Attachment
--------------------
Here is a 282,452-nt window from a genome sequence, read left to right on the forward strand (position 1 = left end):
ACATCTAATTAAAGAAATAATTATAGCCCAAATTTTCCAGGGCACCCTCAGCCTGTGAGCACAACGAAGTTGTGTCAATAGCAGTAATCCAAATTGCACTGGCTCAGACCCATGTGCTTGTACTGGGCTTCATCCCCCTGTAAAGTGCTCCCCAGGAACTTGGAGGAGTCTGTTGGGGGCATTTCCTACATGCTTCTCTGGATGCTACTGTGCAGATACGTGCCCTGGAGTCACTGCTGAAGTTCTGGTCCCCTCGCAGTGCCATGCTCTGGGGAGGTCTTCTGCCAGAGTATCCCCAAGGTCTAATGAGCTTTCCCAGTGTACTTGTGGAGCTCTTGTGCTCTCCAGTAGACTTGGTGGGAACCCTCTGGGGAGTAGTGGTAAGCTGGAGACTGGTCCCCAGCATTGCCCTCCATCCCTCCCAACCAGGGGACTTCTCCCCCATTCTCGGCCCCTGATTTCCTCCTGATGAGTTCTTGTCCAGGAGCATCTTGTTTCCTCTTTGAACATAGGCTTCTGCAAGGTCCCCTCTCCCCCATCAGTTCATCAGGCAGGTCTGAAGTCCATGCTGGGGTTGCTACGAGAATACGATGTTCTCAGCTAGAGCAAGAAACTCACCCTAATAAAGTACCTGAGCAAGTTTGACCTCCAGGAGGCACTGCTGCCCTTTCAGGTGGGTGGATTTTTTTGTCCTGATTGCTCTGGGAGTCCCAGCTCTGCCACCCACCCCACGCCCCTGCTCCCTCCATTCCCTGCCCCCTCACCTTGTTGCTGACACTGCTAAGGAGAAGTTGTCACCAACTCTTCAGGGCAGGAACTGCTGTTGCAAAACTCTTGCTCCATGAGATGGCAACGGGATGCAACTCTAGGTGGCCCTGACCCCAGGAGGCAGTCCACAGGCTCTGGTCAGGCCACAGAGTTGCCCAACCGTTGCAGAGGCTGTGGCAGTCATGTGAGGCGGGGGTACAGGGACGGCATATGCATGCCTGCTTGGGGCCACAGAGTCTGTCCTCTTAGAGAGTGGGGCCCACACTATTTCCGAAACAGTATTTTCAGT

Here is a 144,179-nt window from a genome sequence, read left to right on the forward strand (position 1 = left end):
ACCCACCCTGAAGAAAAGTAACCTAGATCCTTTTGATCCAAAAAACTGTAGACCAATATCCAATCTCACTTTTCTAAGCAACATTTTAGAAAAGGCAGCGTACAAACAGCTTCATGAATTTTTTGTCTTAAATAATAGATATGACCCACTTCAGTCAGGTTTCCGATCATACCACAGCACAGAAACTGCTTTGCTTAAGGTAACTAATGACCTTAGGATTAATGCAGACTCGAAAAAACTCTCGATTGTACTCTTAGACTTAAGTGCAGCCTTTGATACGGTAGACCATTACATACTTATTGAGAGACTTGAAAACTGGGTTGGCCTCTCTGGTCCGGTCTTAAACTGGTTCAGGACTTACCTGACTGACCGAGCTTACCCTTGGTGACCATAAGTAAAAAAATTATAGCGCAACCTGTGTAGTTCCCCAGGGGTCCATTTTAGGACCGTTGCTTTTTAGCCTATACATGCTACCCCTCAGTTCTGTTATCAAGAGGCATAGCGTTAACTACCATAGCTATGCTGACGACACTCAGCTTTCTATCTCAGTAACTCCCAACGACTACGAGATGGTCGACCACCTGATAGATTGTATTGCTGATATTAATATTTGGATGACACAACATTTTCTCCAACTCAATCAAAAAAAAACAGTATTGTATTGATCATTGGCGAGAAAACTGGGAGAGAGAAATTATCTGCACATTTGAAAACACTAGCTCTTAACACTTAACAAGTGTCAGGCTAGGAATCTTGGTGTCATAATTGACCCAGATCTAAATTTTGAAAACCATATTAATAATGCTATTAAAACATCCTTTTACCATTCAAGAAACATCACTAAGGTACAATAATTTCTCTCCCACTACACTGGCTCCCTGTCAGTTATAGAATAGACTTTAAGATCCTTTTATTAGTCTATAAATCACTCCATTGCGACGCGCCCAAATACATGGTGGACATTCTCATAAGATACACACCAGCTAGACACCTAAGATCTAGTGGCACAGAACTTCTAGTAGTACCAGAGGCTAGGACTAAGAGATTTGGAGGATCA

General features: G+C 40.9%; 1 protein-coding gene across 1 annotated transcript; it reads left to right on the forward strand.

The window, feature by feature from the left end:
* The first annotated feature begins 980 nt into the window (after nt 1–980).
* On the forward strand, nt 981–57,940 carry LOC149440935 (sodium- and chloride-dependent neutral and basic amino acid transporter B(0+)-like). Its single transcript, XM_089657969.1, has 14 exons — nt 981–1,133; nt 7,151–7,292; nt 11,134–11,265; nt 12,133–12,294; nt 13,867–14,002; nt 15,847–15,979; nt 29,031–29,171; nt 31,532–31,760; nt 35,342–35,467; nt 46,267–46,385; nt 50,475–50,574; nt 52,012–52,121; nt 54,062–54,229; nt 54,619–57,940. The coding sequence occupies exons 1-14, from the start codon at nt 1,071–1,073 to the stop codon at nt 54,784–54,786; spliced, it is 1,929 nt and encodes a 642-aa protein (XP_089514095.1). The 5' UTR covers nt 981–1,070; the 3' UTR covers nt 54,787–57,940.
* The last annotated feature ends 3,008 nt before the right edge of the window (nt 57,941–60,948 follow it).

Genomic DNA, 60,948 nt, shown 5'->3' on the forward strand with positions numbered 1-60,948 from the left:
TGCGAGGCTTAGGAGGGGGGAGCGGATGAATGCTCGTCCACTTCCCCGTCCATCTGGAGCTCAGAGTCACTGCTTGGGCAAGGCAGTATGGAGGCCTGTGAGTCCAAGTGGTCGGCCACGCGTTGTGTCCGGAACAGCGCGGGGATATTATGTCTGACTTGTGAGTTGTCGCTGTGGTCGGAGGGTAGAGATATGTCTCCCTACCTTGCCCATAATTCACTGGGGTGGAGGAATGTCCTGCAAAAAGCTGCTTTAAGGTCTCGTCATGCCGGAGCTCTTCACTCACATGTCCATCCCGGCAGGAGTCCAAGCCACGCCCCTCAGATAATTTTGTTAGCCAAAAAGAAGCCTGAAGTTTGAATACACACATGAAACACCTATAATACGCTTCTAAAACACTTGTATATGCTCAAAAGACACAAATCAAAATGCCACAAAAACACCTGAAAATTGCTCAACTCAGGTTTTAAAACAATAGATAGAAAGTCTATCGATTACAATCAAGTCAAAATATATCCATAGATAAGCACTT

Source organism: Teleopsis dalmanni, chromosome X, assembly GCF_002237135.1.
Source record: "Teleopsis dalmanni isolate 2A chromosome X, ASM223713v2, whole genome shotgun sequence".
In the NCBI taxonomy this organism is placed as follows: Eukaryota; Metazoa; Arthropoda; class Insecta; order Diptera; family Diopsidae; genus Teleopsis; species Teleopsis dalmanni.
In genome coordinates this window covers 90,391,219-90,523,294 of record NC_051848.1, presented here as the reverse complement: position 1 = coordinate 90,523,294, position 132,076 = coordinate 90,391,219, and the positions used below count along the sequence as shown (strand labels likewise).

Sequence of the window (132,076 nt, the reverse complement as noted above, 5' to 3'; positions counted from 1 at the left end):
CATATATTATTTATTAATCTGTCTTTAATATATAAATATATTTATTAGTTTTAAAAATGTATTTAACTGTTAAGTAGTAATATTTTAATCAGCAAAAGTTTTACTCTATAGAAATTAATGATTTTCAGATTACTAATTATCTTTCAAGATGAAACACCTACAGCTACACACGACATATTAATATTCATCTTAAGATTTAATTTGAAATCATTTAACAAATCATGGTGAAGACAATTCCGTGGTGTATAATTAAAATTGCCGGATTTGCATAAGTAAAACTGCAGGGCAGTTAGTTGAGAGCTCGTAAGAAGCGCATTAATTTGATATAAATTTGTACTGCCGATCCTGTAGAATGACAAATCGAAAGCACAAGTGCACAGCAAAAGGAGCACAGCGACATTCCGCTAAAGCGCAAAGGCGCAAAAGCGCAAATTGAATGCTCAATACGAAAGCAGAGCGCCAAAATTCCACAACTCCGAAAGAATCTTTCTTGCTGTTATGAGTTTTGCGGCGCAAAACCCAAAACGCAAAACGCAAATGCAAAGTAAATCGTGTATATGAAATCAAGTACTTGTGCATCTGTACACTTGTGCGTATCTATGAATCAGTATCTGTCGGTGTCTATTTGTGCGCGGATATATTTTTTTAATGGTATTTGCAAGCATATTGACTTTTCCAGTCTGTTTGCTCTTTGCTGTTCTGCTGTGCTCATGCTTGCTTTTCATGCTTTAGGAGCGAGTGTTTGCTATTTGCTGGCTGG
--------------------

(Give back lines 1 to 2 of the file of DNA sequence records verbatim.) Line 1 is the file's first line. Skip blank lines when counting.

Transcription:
Here is a 282,452-nt window from a genome sequence, read left to right on the forward strand (position 1 = left end):
ACATCTAATTAAAGAAATAATTATAGCCCAAATTTTCCAGGGCACCCTCAGCCTGTGAGCACAACGAAGTTGTGTCAATAGCAGTAATCCAAATTGCACTGGCTCAGACCCATGTGCTTGTACTGGGCTTCATCCCCCTGTAAAGTGCTCCCCAGGAACTTGGAGGAGTCTGTTGGGGGCATTTCCTACATGCTTCTCTGGATGCTACTGTGCAGATACGTGCCCTGGAGTCACTGCTGAAGTTCTGGTCCCCTCGCAGTGCCATGCTCTGGGGAGGTCTTCTGCCAGAGTATCCCCAAGGTCTAATGAGCTTTCCCAGTGTACTTGTGGAGCTCTTGTGCTCTCCAGTAGACTTGGTGGGAACCCTCTGGGGAGTAGTGGTAAGCTGGAGACTGGTCCCCAGCATTGCCCTCCATCCCTCCCAACCAGGGGACTTCTCCCCCATTCTCGGCCCCTGATTTCCTCCTGATGAGTTCTTGTCCAGGAGCATCTTGTTTCCTCTTTGAACATAGGCTTCTGCAAGGTCCCCTCTCCCCCATCAGTTCATCAGGCAGGTCTGAAGTCCATGCTGGGGTTGCTACGAGAATACGATGTTCTCAGCTAGAGCAAGAAACTCACCCTAATAAAGTACCTGAGCAAGTTTGACCTCCAGGAGGCACTGCTGCCCTTTCAGGTGGGTGGATTTTTTTGTCCTGATTGCTCTGGGAGTCCCAGCTCTGCCACCCACCCCACGCCCCTGCTCCCTCCATTCCCTGCCCCCTCACCTTGTTGCTGACACTGCTAAGGAGAAGTTGTCACCAACTCTTCAGGGCAGGAACTGCTGTTGCAAAACTCTTGCTCCATGAGATGGCAACGGGATGCAACTCTAGGTGGCCCTGACCCCAGGAGGCAGTCCACAGGCTCTGGTCAGGCCACAGAGTTGCCCAACCGTTGCAGAGGCTGTGGCAGTCATGTGAGGCGGGGGTACAGGGACGGCATATGCATGCCTGCTTGGGGCCACAGAGTCTGTCCTCTTAGAGAGTGGGGCCCACACTATTTCCGAAACAGTATTTTCAGT